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This season we are thrilled to partner with Circuit-Est centre chorégraphique in Montreal for the Quebec-BC Residency Exchange. We caught up with Quebec choreographer Natsumi Sophia Bellali who visits Vancouver this month as part of the program.
Briefly describe your dance career to date.
Without letting it strictly define me, being of mixed heritage (Japanese Moroccan), and born and raised in Montreal, has inevitably guided my curiosity, and informed my artistic practice. I’m most drawn to works where we get to discover someone’s story. Following my training at The Ailey School in New York, my career has invited a variety of alleys ranging in style, and setting. I think adapting to each framework has been one of the most exciting parts! From understudying for the Mark Morris Dance Group’s Hard Nut, to being associate choreographer for We Fancy for cruise line Virgin Voyages, to cross-training athletes through dance, to now creating my own works, it has been a wild ride I’m truly grateful for.
What prompted you to apply to the Residency Exchange program?
I saw the call appear in my inbox 2 weeks after I had returned from my first ever Vancouver visit, and I instantly jumped on the opportunity to be back. The number one thing that struck me during my trip was the presence of the Japanese diaspora, and an immense interest to connect with Japanese Canadian artists of different generations, which isn’t a frequent occurrence in Montreal. I also felt a duty to further understand the Japanese immigration history in the West Coast. My artistic practice is deeply rooted in cultural identity in relation to time and space, as I recently premiered my solo work Salam Tata that explores my Moroccan heritage. Being immersed back in this city with the opportunity to research my Japanese heritage, and to develop a work from it was too great to be true!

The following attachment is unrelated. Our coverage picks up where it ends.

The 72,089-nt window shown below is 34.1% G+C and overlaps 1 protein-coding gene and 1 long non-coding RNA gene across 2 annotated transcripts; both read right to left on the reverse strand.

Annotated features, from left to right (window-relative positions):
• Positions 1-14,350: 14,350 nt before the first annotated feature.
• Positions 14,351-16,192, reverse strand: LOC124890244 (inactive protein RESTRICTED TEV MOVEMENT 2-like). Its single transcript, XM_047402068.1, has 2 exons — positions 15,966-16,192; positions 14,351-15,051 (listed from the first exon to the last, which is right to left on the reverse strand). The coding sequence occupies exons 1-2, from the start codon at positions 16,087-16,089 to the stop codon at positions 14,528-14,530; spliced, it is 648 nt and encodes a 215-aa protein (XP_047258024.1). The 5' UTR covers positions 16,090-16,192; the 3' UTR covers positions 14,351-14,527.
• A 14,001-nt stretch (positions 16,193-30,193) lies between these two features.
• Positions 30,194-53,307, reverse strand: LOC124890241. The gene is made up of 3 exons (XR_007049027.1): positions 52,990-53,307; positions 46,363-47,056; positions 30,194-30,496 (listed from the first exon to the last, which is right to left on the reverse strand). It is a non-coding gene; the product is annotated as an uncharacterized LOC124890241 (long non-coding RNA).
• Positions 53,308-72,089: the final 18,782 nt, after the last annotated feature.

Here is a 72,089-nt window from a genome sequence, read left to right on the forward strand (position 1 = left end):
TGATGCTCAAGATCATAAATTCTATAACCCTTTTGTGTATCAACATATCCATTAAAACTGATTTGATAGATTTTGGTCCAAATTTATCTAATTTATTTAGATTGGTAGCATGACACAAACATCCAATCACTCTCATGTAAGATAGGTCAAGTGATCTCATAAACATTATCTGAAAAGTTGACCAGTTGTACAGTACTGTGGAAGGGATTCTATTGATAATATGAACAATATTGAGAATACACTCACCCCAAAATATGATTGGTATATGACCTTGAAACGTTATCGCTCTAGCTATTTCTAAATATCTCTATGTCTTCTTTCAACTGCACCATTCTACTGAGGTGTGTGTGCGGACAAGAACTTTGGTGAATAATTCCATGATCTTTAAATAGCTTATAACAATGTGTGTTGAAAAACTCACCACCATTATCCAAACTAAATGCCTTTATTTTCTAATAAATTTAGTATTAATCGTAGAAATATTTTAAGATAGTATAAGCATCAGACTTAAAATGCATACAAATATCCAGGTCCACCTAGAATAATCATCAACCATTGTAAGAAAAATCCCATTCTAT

Tell us about what you’re planning to work on during your Vancouver visit.
A 10-20 minute work called Watashi-tachi. I wish to explore the relationship that we as Japanese diaspora may have with different elements of Japanese culture, how that may be expressed through the body, and if it may shift through different stages of life. How much of Japanese food, music, makeup, clothing, television, humour, poetry, colours, interior design, utensils, hairstyle, fashion, have we included in our lives in the West? How does the sudden admiration of Japanese culture with its rise in popularity affect us? What have we held on to? What have we lost? What have we been rejected for? What have we been loved for? Time to explore all these questions!
If you didn’t have a career in dance, what might you be doing?
Hmmm, it’s a great question. I loved Physics in school, it’s everything around us. I was about to pursue a degree in Engineering. I felt strongly about being involved in the physics behind sustainable energy, and bringing new innovation to developing cities. Though that will be for another life. I won’t have enough time in this one!!
What is your next project?
A musical! Switching gears pretty sharply on my return, I will be diving into the world of storytelling through singing-dancing-acting, an artform of its own. We’ll be premiering the first ever French adaptation of Tootsie, at Espace Saint-Denis in Montreal in May 2024! Excited to be challenged, while staying goofy and light-hearted as I am, through it all.
Interested in becoming a Dance Centre Member? Learn more here. We support the development of dance in BC as a resource centre providing programs and services for dance professionals.
Photos by Abdelhak Aliche and Marie-Ève Dion